NCPO offering 'short-term solutions'

Most economists surveyed by Bangkok University thought the National Council for Peace and Order (NCPO) has come up with only short-term solutions in its first month in control of the country.

The Bangkok Poll centre and the faculty of economics of Bangkok University conducted the survey on the NCPO's performance in the past month. The poll involved 60 economists at 27 leading organisations whose opinions were collected from June 18 to 25, the university said.

The survey found that 62.6% of the respondents thought the NCPO's solutions issued in the first month since the May 22 coup would have only short-term effects; 18.5% were of the view that long-term effects were possible; and 10.6% did not think they would make any difference.

Surveyed economists agreed the NCPO's regulation of state enterprises and foreign labour would have both short- and long-term effects.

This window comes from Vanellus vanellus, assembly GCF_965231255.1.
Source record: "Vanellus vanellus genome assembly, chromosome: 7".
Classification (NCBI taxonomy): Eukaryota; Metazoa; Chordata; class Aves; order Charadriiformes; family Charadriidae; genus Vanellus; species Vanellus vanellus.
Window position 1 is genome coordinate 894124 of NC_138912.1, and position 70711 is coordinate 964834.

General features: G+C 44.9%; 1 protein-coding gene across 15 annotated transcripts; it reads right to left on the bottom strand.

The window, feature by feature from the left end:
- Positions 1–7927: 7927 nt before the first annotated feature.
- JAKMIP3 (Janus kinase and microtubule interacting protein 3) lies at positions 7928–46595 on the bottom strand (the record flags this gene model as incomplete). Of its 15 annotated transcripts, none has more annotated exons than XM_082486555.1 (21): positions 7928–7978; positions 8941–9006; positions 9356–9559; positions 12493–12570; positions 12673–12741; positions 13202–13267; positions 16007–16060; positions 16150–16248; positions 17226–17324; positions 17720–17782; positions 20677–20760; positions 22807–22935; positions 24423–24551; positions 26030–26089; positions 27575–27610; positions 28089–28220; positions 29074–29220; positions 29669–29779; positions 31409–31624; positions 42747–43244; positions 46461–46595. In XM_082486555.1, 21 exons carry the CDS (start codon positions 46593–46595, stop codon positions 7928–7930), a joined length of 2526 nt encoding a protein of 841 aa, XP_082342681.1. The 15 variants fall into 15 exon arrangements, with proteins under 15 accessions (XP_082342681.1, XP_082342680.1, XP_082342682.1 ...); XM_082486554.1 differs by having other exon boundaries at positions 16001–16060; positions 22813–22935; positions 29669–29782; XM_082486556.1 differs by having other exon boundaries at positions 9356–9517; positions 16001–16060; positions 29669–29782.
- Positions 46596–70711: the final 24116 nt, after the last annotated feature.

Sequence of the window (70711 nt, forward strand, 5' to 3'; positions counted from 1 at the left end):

What they thought would fail or be effective only briefly were the suppression of gambling, casinos and the underground lottery.

On the NCPO's national reconciliation efforts, 53.3% of surveyed economists thought they would be successful for only a short while and 20.0% expected them to fail. Also, 78.3% said the NCPO's "Returning happiness to Thai people" activities would be only temporarily effective. 

Surveyed economists were of the view the NCPO lacked long-term solutions and capable advisers and that old problems might return in the future.

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